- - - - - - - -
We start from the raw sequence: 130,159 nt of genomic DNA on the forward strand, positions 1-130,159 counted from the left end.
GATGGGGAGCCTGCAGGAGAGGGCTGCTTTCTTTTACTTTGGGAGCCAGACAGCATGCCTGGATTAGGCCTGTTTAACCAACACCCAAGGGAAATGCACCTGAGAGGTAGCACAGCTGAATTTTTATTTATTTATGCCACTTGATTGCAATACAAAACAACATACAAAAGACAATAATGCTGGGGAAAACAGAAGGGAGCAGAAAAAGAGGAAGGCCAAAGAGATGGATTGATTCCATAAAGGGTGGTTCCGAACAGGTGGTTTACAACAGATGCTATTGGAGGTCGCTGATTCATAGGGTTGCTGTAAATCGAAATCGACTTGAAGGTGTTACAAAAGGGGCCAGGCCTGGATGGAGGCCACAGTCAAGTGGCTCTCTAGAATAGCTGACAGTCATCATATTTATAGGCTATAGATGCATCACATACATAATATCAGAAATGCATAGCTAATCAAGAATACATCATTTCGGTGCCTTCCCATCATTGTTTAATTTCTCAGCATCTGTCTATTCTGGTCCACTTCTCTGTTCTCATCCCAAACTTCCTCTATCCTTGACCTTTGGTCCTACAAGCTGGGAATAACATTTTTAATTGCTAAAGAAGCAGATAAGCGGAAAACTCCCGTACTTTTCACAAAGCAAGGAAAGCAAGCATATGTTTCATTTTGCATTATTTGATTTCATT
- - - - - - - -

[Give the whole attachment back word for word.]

We start from the raw sequence: 130,159 nt of genomic DNA on the forward strand, positions 1-130,159 counted from the left end.
GATGGGGAGCCTGCAGGAGAGGGCTGCTTTCTTTTACTTTGGGAGCCAGACAGCATGCCTGGATTAGGCCTGTTTAACCAACACCCAAGGGAAATGCACCTGAGAGGTAGCACAGCTGAATTTTTATTTATTTATGCCACTTGATTGCAATACAAAACAACATACAAAAGACAATAATGCTGGGGAAAACAGAAGGGAGCAGAAAAAGAGGAAGGCCAAAGAGATGGATTGATTCCATAAAGGGTGGTTCCGAACAGGTGGTTTACAACAGATGCTATTGGAGGTCGCTGATTCATAGGGTTGCTGTAAATCGAAATCGACTTGAAGGTGTTACAAAAGGGGCCAGGCCTGGATGGAGGCCACAGTCAAGTGGCTCTCTAGAATAGCTGACAGTCATCATATTTATAGGCTATAGATGCATCACATACATAATATCAGAAATGCATAGCTAATCAAGAATACATCATTTCGGTGCCTTCCCATCATTGTTTAATTTCTCAGCATCTGTCTATTCTGGTCCACTTCTCTGTTCTCATCCCAAACTTCCTCTATCCTTGACCTTTGGTCCTACAAGCTGGGAATAACATTTTTAATTGCTAAAGAAGCAGATAAGCGGAAAACTCCCGTACTTTTCACAAAGCAAGGAAAGCAAGCATATGTTTCATTTTGCATTATTTGATTTCATT